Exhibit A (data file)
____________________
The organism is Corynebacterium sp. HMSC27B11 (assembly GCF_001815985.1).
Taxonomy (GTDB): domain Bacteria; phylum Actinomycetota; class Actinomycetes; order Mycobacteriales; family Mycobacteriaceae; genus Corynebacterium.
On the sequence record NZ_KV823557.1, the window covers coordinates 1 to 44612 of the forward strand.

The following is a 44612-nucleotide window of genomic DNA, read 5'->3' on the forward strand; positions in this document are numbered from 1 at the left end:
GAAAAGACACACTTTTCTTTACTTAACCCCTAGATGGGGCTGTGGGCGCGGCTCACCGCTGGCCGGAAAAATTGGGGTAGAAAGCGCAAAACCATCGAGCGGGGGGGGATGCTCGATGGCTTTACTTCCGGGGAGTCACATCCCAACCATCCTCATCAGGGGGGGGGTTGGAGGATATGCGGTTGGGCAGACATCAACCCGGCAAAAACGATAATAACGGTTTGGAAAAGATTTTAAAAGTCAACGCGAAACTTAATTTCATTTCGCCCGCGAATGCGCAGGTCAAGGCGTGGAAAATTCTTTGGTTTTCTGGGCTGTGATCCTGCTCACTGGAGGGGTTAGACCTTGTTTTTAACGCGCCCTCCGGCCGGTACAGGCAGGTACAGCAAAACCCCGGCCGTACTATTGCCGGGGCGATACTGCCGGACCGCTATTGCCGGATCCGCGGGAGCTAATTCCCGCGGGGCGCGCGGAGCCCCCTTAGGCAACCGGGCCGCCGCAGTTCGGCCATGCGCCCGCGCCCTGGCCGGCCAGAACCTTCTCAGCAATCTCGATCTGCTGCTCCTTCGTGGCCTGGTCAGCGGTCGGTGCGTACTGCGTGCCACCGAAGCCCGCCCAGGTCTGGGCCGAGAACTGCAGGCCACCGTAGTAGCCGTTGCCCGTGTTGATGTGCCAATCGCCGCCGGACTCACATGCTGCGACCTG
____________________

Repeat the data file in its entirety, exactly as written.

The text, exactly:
The organism is Corynebacterium sp. HMSC27B11 (assembly GCF_001815985.1).
Taxonomy (GTDB): domain Bacteria; phylum Actinomycetota; class Actinomycetes; order Mycobacteriales; family Mycobacteriaceae; genus Corynebacterium.
On the sequence record NZ_KV823557.1, the window covers coordinates 1 to 44612 of the forward strand.

The following is a 44612-nucleotide window of genomic DNA, read 5'->3' on the forward strand; positions in this document are numbered from 1 at the left end:
GAAAAGACACACTTTTCTTTACTTAACCCCTAGATGGGGCTGTGGGCGCGGCTCACCGCTGGCCGGAAAAATTGGGGTAGAAAGCGCAAAACCATCGAGCGGGGGGGGATGCTCGATGGCTTTACTTCCGGGGAGTCACATCCCAACCATCCTCATCAGGGGGGGGGTTGGAGGATATGCGGTTGGGCAGACATCAACCCGGCAAAAACGATAATAACGGTTTGGAAAAGATTTTAAAAGTCAACGCGAAACTTAATTTCATTTCGCCCGCGAATGCGCAGGTCAAGGCGTGGAAAATTCTTTGGTTTTCTGGGCTGTGATCCTGCTCACTGGAGGGGTTAGACCTTGTTTTTAACGCGCCCTCCGGCCGGTACAGGCAGGTACAGCAAAACCCCGGCCGTACTATTGCCGGGGCGATACTGCCGGACCGCTATTGCCGGATCCGCGGGAGCTAATTCCCGCGGGGCGCGCGGAGCCCCCTTAGGCAACCGGGCCGCCGCAGTTCGGCCATGCGCCCGCGCCCTGGCCGGCCAGAACCTTCTCAGCAATCTCGATCTGCTGCTCCTTCGTGGCCTGGTCAGCGGTCGGTGCGTACTGCGTGCCACCGAAGCCCGCCCAGGTCTGGGCCGAGAACTGCAGGCCACCGTAGTAGCCGTTGCCCGTGTTGATGTGCCAATCGCCGCCGGACTCACATGCTGCGACCTG